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Discussion Starter #1
I just noticed a lot of people were saying that they were starting up a SM portfolio or we're looking to buy before this little run.

I started my SM portfolio right before things crashed in Oct 08 with an initial investment of 15k and have invested up to 22k. I keep a watch on stocks I would like to add as I build up funds and keep a 'buy list' of stocks I'd like to add.

Current Holdings
Royal Bank of Canada (RY)
Arc Energy Trust (AET.UN)
Avenir Difersified Income Trust (AVF.UN)
Riocan Real Estate Trust (REI.UN)
Encana (ECA)

I've noticed a lot of volatility with income trusts and I don't really want anymore exposure to them. I've doubled up on REI.UN in one of my other portfolios but I've built up enough funds to start looking at picking up another holding. The ones I find most interesting are:

TD Bank - the banks are paying great dividends right now and have such a great history of not decreasing them. RY is more a business bank and I think TD would give me another bank that is concentrated more on personal banking.

Enbridge (ENB) - solid, reliable, through thick and thin. Hasn't looked this attractive in awhile.

Fortis (FTS) - I don't really know their business well but they are in utilities and they should have a steady stream of income in bad and good times to keep the dividend payments coming.

I believe all three are Dividend Aristocrats so I just have to make a decision.

What do you guys think?

What's on YOUR buy list?
 

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HOW are you holding income trusts in your SM portfolio?!?!

That must be an absolute nightmare for tax-deductabilty tracking...

For my SM Leveraged Portfolio, Canadian (to maximize the dividend tax credit), Dividend (to accelerate mortgage paydown) paying equities are my prerequisites, and I'm trying to buy at a yield of between 4% and 7%.

Staying away from income trusts for the tax deductabilty implications.

Oh, Fortis and Enbridge are both on my short-list of first-purchases.
 

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Discussion Starter #4
Well I started the portfolio in October 2008 so I haven't had to do any of the tax stuff yet.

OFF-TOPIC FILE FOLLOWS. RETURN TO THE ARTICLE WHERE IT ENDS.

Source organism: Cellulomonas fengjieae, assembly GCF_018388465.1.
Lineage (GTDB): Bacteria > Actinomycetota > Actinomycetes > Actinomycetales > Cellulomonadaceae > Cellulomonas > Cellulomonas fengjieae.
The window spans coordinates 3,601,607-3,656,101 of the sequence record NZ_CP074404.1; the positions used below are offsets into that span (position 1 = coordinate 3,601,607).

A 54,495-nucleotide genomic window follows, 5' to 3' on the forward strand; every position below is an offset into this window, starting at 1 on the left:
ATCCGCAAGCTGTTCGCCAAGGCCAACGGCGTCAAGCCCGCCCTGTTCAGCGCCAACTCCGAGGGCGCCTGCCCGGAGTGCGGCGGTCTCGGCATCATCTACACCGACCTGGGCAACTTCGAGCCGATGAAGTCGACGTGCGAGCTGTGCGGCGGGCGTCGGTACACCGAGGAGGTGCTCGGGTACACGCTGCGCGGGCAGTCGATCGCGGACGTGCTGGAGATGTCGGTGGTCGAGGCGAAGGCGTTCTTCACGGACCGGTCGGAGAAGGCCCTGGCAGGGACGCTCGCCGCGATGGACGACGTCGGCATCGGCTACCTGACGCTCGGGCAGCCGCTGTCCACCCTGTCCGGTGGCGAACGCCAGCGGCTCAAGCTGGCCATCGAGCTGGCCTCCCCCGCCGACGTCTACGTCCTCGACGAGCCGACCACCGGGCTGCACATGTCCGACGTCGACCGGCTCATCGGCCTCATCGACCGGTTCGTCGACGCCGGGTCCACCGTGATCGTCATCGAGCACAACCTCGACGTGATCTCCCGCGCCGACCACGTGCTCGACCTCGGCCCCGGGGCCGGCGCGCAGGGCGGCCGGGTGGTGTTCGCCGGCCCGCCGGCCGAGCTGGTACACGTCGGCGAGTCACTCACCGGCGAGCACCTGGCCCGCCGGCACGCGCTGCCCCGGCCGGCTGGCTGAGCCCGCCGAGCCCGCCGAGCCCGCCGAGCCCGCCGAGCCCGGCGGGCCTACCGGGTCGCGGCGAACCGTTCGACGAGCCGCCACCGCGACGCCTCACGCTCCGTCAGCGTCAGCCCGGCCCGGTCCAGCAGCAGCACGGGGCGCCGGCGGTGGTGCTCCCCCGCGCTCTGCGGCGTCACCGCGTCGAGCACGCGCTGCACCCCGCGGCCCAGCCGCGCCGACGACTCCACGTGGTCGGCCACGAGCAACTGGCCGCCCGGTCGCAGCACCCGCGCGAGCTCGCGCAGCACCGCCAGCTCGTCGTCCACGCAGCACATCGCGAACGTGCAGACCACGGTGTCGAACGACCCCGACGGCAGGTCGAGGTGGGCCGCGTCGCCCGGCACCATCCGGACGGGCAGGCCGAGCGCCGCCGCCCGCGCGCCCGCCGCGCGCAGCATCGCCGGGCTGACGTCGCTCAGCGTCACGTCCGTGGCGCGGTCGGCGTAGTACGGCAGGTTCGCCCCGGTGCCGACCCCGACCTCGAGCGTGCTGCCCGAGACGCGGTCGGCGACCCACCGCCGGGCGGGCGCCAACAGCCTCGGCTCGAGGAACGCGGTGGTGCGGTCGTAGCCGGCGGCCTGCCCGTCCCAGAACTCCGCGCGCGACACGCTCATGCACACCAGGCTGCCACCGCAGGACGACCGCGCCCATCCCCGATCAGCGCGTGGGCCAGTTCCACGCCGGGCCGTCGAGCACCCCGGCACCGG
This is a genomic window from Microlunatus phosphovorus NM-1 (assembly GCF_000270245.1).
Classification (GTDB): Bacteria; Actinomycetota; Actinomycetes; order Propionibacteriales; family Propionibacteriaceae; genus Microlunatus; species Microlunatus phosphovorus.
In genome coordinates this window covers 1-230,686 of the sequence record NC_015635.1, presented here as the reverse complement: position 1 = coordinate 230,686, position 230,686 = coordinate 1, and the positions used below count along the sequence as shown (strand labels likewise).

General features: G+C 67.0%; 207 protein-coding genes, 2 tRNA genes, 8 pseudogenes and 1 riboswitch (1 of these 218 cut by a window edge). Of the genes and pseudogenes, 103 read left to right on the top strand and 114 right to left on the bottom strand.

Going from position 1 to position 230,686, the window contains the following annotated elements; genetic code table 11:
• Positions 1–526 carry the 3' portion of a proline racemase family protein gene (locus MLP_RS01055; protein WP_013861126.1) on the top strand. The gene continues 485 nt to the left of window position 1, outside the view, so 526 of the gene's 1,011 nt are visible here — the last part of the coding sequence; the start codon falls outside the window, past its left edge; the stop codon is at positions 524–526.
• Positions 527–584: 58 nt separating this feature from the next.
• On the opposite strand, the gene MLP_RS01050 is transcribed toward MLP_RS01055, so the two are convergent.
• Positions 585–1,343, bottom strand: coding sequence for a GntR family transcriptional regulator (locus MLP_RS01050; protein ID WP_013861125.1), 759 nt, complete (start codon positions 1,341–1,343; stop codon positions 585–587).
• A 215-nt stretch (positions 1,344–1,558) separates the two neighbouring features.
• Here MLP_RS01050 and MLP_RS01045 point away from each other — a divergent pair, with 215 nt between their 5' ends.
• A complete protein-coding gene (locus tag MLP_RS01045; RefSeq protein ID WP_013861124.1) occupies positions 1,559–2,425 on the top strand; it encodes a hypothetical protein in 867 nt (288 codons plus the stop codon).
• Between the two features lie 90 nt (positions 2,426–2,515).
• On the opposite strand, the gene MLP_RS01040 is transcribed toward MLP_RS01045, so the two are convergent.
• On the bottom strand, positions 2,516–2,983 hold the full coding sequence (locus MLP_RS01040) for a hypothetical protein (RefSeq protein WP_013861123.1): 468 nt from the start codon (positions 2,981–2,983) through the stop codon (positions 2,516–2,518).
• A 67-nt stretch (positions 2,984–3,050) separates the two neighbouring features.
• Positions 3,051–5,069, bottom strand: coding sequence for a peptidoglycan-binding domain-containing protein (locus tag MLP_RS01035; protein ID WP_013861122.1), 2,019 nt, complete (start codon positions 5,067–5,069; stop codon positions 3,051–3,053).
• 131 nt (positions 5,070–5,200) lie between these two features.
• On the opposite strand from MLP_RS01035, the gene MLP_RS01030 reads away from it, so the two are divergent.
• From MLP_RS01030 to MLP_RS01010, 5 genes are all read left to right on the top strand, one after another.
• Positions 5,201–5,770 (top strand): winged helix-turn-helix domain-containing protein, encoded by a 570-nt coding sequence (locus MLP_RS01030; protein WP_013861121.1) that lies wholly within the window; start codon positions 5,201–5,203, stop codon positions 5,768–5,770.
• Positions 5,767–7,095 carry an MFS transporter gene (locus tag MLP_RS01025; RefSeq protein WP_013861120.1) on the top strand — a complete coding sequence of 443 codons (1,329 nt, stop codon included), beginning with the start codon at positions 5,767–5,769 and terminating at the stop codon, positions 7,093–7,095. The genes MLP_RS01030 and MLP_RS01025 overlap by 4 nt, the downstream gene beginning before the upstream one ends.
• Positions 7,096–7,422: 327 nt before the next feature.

I was attracted to the dividend yield of the income trusts for the most part.

For Riocan, I couldn't really find a dividend paying stock that would give me exposure to real estate.

Although the volatility of the dividends in income trusts has turned me off those instruments.

Is difficult tax deduction tracking really a good enough reason to not buy an otherwise sound investment?
 

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I don't do SM but the investing part is the same as building any other portfolio. With a severe correction the expected returns from stocks is higher than it was before. The only difference is that I'd probably skip government bonds:

DIY Smith Manoeuvre

Speaking of bonds, it might make sense to pick up corporate bonds through a corporate bond fund, since the spread over government bonds is significantly higher now.
 

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Since I have 2-3 months before I start my SM, I wouldn't call it a buy list, just a watch list for now...

AGF Management - AGF.B
ATCO - ACO.X
Bank Of Montreal - BMO
Bank Of Nova Scotia - BNS
BCE Inc - BCE
Canadian Utilities - CU
CIBC - CM
CN Rail - CNR
Corus Entertainment - CJR.B
CP Rail - CP
Emera - EMA
Enbridge - ENB
EnCana Corp - ECA
Husky Energy - HSE
IGM Financial - IGM
ING Canada - IIC
Magna International - MG.A
Manitoba Telecom - MBT
Manulife Financial Corp - MFC
National Bank Of Canada - NA
Power Corp. Of Canada - POW
Power Financial - PWF
Royal Bank Of Canada - RY
Russel Metals - RUS
Shaw Communications - SJR.B
Sun Life Financial - SLF
Telus A - T.A
Toronto-Dominion Bank - TD
TransAlta - TA
TransCanada Corp - TRP
 

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Discussion Starter #7
Thanks for all the replies guys.

@Canadian Finance
I was looking into HSE - Husky as well, the stock looks very attractive from a valuation perspective.

But I looked into their dividend history and it looks like there is a lot of changes, upwards and downwards. It seems like they have more of a reactive approach. But I love the upside on the stock price.

Generally speaking, buying stocks for your SM portfolio, capital gains usually take a back seat to the dividend amount and history but if there is an opportunity to make money otherwise and still get the tax deduction why not?
 

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Since I have 2-3 months before I start my SM, I wouldn't call it a buy list, just a watch list for now...
A lot of financials on the list, so try not to concentrate too much on them in your final portfolio. Also, be careful with Magna as the auto industry will be unpredictable for some time.